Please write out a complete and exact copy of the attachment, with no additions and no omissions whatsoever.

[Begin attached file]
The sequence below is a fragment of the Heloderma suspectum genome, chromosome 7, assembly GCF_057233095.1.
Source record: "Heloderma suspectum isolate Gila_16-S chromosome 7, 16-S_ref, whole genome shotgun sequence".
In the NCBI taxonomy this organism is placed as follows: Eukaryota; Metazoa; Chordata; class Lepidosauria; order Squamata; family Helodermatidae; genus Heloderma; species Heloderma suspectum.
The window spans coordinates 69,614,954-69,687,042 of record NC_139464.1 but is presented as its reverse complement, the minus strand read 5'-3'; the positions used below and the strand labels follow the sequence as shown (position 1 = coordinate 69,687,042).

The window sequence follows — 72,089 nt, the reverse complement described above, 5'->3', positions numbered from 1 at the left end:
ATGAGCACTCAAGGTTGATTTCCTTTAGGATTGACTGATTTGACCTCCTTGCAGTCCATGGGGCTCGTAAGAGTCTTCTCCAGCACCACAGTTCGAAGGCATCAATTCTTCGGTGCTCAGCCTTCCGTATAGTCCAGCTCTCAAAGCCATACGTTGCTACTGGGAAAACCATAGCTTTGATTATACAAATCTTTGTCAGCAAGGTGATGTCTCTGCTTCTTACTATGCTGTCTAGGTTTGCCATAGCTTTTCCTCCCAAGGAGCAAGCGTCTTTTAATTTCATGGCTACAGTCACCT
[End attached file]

The sequence below is a fragment of the Heloderma suspectum genome, chromosome 7, assembly GCF_057233095.1.
Source record: "Heloderma suspectum isolate Gila_16-S chromosome 7, 16-S_ref, whole genome shotgun sequence".
In the NCBI taxonomy this organism is placed as follows: Eukaryota; Metazoa; Chordata; class Lepidosauria; order Squamata; family Helodermatidae; genus Heloderma; species Heloderma suspectum.
The window spans coordinates 69,614,954-69,687,042 of record NC_139464.1 but is presented as its reverse complement, the minus strand read 5'-3'; the positions used below and the strand labels follow the sequence as shown (position 1 = coordinate 69,687,042).

The window sequence follows — 72,089 nt, the reverse complement described above, 5'->3', positions numbered from 1 at the left end:
ATGAGCACTCAAGGTTGATTTCCTTTAGGATTGACTGATTTGACCTCCTTGCAGTCCATGGGGCTCGTAAGAGTCTTCTCCAGCACCACAGTTCGAAGGCATCAATTCTTCGGTGCTCAGCCTTCCGTATAGTCCAGCTCTCAAAGCCATACGTTGCTACTGGGAAAACCATAGCTTTGATTATACAAATCTTTGTCAGCAAGGTGATGTCTCTGCTTCTTACTATGCTGTCTAGGTTTGCCATAGCTTTTCCTCCCAAGGAGCAAGCGTCTTTTAATTTCATGGCTACAGTCACCT